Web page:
The effects of tea on psychophysiological stress responsivity and post-stress recovery: a randomised double-blind trial
- 1.5k Downloads
Tea has anecdotally been associated with stress relief, but this has seldom been tested scientifically.
To investigate the effects of 6 weeks of black tea consumption, compared with matched placebo, on subjective, cardiovascular, cortisol and platelet responses to acute stress, in a parallel group double-blind randomised design.
Materials and methods
Seventy-five healthy nonsmoking men were withdrawn from tea, coffee and caffeinated beverages for a 4-week wash-out phase during which they drank four cups per day of a caffeinated placebo. A pretreatment laboratory test session was carried out, followed by either placebo (n = 38) or active tea treatment (n = 37) for 6 weeks, then, a final test session. Cardiovascular measures were obtained before, during and after two challenging behavioural tasks, while cortisol, platelet and subjective measures were assessed before and after tasks.
The tasks induced substantial increases in blood pressure, heart rate and subjective stress ratings, but responses did not differ between tea and placebo treatments. Platelet activation (assessed using flow cytometry) was lower following tea than placebo treatment in both baseline and post-stress samples (P < 0.005). The active tea group also showed lower post-task cortisol levels compared with placebo (P = 0.032), and a relative increase in subjective relaxation during the post-task recovery period (P = 0.036).
Compared with placebo, 6 weeks of tea consumption leads to lower post-stress cortisol and greater subjective relaxation, together with reduced platelet activation. Black tea may have health benefits in part by aiding stress recovery.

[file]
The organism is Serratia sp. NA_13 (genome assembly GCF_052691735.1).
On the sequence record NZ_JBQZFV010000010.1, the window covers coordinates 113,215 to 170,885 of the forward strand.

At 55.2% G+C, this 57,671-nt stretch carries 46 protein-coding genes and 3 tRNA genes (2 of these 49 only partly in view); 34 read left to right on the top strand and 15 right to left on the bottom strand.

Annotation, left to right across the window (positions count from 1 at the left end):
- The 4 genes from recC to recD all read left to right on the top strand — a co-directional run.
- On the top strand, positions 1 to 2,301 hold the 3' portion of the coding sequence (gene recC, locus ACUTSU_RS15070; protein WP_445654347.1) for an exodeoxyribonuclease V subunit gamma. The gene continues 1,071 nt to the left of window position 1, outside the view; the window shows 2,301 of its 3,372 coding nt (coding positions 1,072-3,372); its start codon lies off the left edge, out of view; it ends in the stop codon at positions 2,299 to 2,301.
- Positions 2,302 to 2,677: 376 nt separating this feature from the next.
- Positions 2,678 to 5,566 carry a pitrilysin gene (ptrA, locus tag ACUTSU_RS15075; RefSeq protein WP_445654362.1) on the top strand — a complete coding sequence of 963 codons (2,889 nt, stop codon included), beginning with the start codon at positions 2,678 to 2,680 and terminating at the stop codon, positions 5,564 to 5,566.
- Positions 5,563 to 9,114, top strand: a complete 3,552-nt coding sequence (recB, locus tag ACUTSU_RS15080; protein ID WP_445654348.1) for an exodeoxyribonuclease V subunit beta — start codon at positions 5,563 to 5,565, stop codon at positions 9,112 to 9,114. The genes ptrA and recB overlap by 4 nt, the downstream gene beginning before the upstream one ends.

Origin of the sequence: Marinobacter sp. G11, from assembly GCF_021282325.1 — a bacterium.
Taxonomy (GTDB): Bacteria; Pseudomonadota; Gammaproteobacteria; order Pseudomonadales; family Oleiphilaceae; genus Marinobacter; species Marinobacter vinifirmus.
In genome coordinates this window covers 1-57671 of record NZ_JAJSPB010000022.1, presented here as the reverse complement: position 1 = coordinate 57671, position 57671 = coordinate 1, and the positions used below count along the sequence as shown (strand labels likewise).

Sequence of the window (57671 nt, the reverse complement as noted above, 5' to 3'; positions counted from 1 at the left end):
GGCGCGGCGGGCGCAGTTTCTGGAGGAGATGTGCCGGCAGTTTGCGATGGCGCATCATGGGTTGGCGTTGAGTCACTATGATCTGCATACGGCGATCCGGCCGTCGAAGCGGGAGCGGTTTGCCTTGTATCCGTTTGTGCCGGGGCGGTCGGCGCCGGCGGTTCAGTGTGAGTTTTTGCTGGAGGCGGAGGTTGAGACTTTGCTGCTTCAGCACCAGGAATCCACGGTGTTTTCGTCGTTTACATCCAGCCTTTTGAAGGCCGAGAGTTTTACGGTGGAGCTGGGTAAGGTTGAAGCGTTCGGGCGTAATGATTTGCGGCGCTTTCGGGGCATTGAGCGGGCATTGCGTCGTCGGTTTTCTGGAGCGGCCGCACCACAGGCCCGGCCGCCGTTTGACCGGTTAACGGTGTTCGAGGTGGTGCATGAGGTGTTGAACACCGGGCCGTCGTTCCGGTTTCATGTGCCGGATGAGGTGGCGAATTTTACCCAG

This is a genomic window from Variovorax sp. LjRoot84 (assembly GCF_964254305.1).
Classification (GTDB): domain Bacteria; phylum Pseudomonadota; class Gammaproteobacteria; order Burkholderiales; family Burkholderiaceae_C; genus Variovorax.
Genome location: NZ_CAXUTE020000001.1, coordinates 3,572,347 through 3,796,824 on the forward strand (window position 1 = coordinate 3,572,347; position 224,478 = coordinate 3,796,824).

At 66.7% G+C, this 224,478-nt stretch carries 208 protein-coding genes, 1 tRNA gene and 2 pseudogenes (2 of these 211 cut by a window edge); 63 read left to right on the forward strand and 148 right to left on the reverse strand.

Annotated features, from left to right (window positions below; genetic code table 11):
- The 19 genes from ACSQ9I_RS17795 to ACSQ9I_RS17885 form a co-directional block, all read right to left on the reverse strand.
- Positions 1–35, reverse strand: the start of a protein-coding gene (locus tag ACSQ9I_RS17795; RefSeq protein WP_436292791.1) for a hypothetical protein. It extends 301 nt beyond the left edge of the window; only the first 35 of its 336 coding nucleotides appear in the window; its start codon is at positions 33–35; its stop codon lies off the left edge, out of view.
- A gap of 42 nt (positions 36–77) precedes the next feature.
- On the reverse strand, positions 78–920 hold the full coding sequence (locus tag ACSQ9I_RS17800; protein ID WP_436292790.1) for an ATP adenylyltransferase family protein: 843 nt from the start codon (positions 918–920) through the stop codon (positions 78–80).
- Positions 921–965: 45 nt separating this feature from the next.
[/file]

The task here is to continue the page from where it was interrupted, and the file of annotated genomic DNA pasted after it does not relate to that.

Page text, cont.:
KeywordsTea Stress Cortisol Heart rate Blood pressure Platelet activation Caffeine Mood
We are grateful to Peirluigi Giacobazzi and Kesson Magid for their assistance in data collection and biological assays. Leigh Gibson is now at Roehampton University, London, Raisa Vounonvirta at the Institute of Cancer Research, Sutton, UK, and Jorge Erusalimsky is at the University of Wales Institute, Cardiff.
- Hamer M, Williams ED, Vuononvirta R, Gibson EL, Steptoe A (2006b) The association between coffee consumption and markers of inflammation and cardiovascular function during mental stress. J Hypertens (in press)Google Scholar
- Haskell CF, Kennedy D, Milne AL, Wesnes KA, Scholey AB (2005) Cognitive and mood effects of caffeine and theanine alone and in combination. Behav Pharmacol 16(Suppl 1):S26Google Scholar
- Michelson AD, Barnard MR, Krueger LA, Valeri CR, Furman MI (2001) Circulating monocyte–platelet aggregates are a more sensitive marker of in vivo platelet activation than platelet surface P-selectin: studies in baboons, human coronary intervention, and human acute myocardial infarction. Circulation 104:1533–1537PubMedCrossRefGoogle Scholar
- Perez-Vizcaino F, Ibarra M, Cogolludo AL, Duarte J, Zaragoza-Arnaez F, Moreno L, Lopez-Lopez G, Tamargo J (2002) Endothelium-independent vasodilator effects of the flavonoid quercetin and its methylated metabolites in rat conductance and resistance arteries. J Pharmacol Exp Ther 302:66–72PubMedCrossRefGoogle Scholar
- Schneiderman N, McCabe PA (1989) Psychophysiologic strategies in laboratory research. In: Schneiderman N, Weiss SM, Kaufman PG (eds) Handbook of research methods in cardiovascular behavioral medicine. Plenum, New York, pp 349–364Google Scholar
- Steptoe A (1997) Behavior and blood pressure: implications for hypertension. In: Zanchetti A, Mancia G (eds) Handbook of hypertension—pathophysiology of hypertension. Elsevier Science, Amsterdam, pp 674–708Google Scholar
- Steptoe A, Gibson EL, Vuononvirta R, Hamer M, Wardle J, Rycroft JA, Martin JF, Erusalimsky J (2006) The effects of chronic tea intake on platelet activation and vascular biology: a double-blind placebo controlled trial. Atherosclerosis (in press)Google Scholar
- von Kanel R, Mills PJ, Fainman C, Dimsdale JE (2001) Effects of psychological stress and psychiatric disorders on blood coagulation and fibrinolysis: a biobehavioral pathway to coronary artery disease? Psychosom Med 63:531–544Google Scholar